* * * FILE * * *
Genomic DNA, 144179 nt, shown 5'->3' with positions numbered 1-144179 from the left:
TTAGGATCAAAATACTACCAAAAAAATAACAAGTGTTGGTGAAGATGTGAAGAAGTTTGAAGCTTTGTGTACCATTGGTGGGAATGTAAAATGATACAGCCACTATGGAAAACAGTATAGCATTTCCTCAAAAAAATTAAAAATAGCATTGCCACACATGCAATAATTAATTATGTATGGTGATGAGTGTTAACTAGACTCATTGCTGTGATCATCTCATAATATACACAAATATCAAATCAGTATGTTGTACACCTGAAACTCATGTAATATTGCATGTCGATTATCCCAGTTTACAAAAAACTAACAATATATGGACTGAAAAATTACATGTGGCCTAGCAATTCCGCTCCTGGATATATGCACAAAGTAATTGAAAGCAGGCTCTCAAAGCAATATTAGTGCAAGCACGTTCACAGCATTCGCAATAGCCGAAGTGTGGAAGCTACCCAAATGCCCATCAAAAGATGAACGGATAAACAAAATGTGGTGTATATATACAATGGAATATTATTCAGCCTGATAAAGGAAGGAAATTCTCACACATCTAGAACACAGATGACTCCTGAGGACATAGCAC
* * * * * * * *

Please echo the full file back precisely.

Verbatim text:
Genomic DNA, 144179 nt, shown 5'->3' with positions numbered 1-144179 from the left:
TTAGGATCAAAATACTACCAAAAAAATAACAAGTGTTGGTGAAGATGTGAAGAAGTTTGAAGCTTTGTGTACCATTGGTGGGAATGTAAAATGATACAGCCACTATGGAAAACAGTATAGCATTTCCTCAAAAAAATTAAAAATAGCATTGCCACACATGCAATAATTAATTATGTATGGTGATGAGTGTTAACTAGACTCATTGCTGTGATCATCTCATAATATACACAAATATCAAATCAGTATGTTGTACACCTGAAACTCATGTAATATTGCATGTCGATTATCCCAGTTTACAAAAAACTAACAATATATGGACTGAAAAATTACATGTGGCCTAGCAATTCCGCTCCTGGATATATGCACAAAGTAATTGAAAGCAGGCTCTCAAAGCAATATTAGTGCAAGCACGTTCACAGCATTCGCAATAGCCGAAGTGTGGAAGCTACCCAAATGCCCATCAAAAGATGAACGGATAAACAAAATGTGGTGTATATATACAATGGAATATTATTCAGCCTGATAAAGGAAGGAAATTCTCACACATCTAGAACACAGATGACTCCTGAGGACATAGCAC